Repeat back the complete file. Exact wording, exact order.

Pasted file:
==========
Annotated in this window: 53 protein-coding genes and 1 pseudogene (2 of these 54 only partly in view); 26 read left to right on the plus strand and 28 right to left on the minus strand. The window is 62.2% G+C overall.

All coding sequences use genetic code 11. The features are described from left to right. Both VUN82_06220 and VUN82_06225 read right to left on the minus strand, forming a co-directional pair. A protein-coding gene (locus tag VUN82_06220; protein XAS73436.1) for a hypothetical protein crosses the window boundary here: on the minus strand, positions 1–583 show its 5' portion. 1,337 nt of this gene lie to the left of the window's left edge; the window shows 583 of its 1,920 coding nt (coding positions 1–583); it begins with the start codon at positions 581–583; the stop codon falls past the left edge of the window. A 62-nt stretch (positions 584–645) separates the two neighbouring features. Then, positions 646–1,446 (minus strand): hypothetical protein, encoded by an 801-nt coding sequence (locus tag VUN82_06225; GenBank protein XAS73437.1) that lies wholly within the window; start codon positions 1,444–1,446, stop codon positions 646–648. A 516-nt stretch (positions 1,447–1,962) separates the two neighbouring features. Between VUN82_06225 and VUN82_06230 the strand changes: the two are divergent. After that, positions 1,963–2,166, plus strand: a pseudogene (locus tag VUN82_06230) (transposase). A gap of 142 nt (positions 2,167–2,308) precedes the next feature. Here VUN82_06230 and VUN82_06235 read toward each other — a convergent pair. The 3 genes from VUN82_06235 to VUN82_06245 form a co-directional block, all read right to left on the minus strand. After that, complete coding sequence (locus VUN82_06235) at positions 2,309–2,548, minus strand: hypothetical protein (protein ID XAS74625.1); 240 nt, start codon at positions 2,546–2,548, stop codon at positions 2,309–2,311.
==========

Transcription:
Annotated in this window: 53 protein-coding genes and 1 pseudogene (2 of these 54 only partly in view); 26 read left to right on the plus strand and 28 right to left on the minus strand. The window is 62.2% G+C overall.

All coding sequences use genetic code 11. The features are described from left to right. Both VUN82_06220 and VUN82_06225 read right to left on the minus strand, forming a co-directional pair. A protein-coding gene (locus tag VUN82_06220; protein XAS73436.1) for a hypothetical protein crosses the window boundary here: on the minus strand, positions 1–583 show its 5' portion. 1,337 nt of this gene lie to the left of the window's left edge; the window shows 583 of its 1,920 coding nt (coding positions 1–583); it begins with the start codon at positions 581–583; the stop codon falls past the left edge of the window. A 62-nt stretch (positions 584–645) separates the two neighbouring features. Then, positions 646–1,446 (minus strand): hypothetical protein, encoded by an 801-nt coding sequence (locus tag VUN82_06225; GenBank protein XAS73437.1) that lies wholly within the window; start codon positions 1,444–1,446, stop codon positions 646–648. A 516-nt stretch (positions 1,447–1,962) separates the two neighbouring features. Between VUN82_06225 and VUN82_06230 the strand changes: the two are divergent. After that, positions 1,963–2,166, plus strand: a pseudogene (locus tag VUN82_06230) (transposase). A gap of 142 nt (positions 2,167–2,308) precedes the next feature. Here VUN82_06230 and VUN82_06235 read toward each other — a convergent pair. The 3 genes from VUN82_06235 to VUN82_06245 form a co-directional block, all read right to left on the minus strand. After that, complete coding sequence (locus VUN82_06235) at positions 2,309–2,548, minus strand: hypothetical protein (protein ID XAS74625.1); 240 nt, start codon at positions 2,546–2,548, stop codon at positions 2,309–2,311.